The Thunderous Silence of God, by Joe Neil Clayton
In my earlier years of preaching, I depended on older preachers to recommend books and help me with useful resources. In the mid-1970’s, someone called my attention to the work of Joe Neil Clayton, “The Thunderous Silence of God.” It became a helpful resource for me and became valuable to many preachers of that time, in navigating various issues and concerns that arose concerning the work of the local church. Recently, I was privileged to meet brother Clayton and have lunch with him. Following that I downloaded and re-read the book. I want to recommend you put a copy on your Kindle.
The author does three significant things. (1) He helps us understand how issues unfolded over time, long before the publication date of the book. (2) He enables readers of restoration history to better understand the context of slogans. (3) He proposes right solutions to religious division. And (4) the author punctuates the book with emphasis on the objective exposition and use of Scripture.
This is not an extensive or sequential work on restoration history. Rather, a simple effort to supply context to slogans and take us to good, lasting solutions (no matter the specific issues).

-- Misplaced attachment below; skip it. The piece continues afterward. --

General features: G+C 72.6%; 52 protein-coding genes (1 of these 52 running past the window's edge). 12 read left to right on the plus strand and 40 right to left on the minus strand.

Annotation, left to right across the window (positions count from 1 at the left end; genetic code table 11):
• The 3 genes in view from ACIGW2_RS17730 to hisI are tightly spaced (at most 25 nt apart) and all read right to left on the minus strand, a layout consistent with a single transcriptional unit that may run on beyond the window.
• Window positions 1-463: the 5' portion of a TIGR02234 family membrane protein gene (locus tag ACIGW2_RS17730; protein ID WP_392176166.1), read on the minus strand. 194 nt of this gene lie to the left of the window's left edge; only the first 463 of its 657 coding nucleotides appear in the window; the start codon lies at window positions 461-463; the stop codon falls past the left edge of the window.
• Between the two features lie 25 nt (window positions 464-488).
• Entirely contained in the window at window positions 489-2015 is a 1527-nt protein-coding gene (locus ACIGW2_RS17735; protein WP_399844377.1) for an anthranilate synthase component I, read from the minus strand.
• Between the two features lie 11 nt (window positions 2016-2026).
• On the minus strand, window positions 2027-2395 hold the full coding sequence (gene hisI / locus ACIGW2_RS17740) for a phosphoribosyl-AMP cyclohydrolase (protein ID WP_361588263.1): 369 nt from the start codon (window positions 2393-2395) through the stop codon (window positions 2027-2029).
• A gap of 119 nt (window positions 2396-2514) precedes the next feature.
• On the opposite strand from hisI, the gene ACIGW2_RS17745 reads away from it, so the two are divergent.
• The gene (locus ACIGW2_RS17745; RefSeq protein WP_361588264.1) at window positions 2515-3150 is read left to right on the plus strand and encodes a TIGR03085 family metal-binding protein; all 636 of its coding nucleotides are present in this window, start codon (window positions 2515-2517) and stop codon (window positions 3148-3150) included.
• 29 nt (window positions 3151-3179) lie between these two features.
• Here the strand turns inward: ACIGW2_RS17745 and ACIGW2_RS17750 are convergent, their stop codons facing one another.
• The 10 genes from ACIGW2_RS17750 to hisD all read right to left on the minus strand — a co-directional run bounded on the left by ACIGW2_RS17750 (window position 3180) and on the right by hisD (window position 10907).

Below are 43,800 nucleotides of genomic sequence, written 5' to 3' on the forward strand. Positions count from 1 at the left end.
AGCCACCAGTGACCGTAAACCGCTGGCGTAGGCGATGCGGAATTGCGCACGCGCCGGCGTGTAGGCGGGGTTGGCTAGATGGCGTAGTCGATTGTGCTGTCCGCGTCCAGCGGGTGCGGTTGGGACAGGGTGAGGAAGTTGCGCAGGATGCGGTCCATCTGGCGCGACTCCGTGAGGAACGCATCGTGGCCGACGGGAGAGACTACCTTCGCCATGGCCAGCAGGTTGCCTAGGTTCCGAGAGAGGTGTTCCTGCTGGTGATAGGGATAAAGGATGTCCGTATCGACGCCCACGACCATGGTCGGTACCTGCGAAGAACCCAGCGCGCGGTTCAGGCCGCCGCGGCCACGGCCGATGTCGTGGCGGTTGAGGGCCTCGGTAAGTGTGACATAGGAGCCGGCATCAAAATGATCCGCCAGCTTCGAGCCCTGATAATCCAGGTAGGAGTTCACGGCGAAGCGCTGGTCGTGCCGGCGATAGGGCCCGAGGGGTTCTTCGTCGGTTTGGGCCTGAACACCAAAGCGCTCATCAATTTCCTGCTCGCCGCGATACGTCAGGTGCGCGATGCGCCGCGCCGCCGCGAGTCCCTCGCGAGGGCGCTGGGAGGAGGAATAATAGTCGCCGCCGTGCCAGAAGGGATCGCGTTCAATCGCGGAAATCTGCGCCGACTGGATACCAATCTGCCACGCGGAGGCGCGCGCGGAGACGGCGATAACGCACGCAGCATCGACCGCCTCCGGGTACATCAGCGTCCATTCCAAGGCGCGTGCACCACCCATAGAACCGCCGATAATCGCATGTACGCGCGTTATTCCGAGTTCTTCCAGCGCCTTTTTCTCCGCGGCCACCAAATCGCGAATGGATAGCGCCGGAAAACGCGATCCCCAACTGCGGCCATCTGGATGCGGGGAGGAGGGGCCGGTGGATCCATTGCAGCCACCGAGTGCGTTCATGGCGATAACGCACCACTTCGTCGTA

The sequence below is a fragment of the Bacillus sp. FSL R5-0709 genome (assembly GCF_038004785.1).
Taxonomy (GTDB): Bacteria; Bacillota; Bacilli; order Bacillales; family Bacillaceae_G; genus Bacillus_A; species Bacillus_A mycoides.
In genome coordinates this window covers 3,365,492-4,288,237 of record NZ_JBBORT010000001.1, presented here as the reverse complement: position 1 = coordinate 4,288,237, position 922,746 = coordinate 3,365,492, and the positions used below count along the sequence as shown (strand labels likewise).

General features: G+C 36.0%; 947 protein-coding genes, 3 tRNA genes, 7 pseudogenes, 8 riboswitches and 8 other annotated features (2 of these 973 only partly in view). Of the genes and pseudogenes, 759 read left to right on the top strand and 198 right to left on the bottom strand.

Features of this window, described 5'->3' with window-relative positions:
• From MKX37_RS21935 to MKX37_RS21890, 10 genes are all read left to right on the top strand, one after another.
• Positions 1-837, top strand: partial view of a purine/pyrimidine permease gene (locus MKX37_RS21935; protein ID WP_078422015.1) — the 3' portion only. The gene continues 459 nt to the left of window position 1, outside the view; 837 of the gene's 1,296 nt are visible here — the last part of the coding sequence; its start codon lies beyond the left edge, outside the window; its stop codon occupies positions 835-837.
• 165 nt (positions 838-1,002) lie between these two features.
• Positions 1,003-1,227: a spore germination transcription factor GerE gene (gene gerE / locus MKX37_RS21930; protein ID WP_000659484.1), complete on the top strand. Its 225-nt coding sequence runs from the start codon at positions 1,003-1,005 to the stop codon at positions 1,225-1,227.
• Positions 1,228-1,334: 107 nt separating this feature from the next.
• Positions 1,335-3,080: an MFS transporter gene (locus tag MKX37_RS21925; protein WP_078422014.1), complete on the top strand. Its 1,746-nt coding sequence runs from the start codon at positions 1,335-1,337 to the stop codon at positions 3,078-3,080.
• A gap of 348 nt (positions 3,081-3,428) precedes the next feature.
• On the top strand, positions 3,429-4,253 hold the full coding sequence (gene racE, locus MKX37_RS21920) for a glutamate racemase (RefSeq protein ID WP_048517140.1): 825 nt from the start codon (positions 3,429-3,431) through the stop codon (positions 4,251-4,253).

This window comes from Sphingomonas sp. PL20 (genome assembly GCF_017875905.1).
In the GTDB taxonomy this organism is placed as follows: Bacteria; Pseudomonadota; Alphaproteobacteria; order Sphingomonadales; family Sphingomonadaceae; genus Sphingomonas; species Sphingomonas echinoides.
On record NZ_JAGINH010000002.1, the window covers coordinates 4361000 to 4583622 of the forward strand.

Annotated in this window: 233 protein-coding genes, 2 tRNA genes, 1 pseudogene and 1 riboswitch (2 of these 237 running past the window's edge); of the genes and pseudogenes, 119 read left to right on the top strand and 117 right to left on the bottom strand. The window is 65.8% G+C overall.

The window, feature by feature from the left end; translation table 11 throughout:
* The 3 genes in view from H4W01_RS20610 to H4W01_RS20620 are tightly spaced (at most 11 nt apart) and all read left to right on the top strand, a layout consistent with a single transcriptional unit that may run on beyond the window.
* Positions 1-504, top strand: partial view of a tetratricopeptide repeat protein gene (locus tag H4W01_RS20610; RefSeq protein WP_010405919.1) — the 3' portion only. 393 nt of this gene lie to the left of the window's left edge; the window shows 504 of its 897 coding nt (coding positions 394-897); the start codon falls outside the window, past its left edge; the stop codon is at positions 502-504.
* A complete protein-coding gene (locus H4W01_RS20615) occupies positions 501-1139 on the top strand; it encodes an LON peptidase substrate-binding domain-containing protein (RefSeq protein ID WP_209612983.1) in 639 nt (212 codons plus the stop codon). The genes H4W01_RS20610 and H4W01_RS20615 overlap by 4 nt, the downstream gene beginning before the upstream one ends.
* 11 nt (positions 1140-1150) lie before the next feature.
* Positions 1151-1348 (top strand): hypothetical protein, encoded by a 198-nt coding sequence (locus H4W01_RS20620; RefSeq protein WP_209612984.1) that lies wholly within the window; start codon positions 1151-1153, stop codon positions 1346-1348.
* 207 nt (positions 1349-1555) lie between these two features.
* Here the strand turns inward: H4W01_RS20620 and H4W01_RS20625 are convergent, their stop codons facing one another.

Whatever system of religion may be devised to the honor of God, it cannot demonstrate its respect of God, if it does not conform itself exactly to that which is revealed on the pages of the Bible. It will be an incomplete system, if it does not utilize all of the information there; and it is a perverted system, if it adds more to it that is not necessarily expedient.
If we presume that the New Testament is less demanding of obedience than the Old, we should read, “A man that hath set at nought Moses law dies without compassion on the word of two or three witnesses: of how much sorer punishment, think ye, shall he be judged worthy, who hath trodden under foot the Son of God. . ?” (Hebrews 10:28-29). Such passages as theses should make us tremble at the very thought of presuming to make any distinction between essentials and non-essentials, when God himself has apparently made none. The Old Testament is filled with examples of the attitude of God toward such presumption, and Paul says it was written “for our learning” (Romans 15:4). Well, let us learn, and cease our presumptions!
We can make no claim of ending the controversy over this vital subject in this short document. We are persuaded that the controversy will rage as long as there is any “movement” to restore the church of Christ to its apostolic simplicity. However, it is hoped that this treatise will point up the importance of the Restoration Movement slogan to the maintaining of the effort.
How can I get this book? Visit this site: http://evangelistonline.net/ Find on that site the “books” link and you’ll be able to get the pdf of The Thunderous Silence of God. For reading on your Kindle, send that pdf to your Kindle.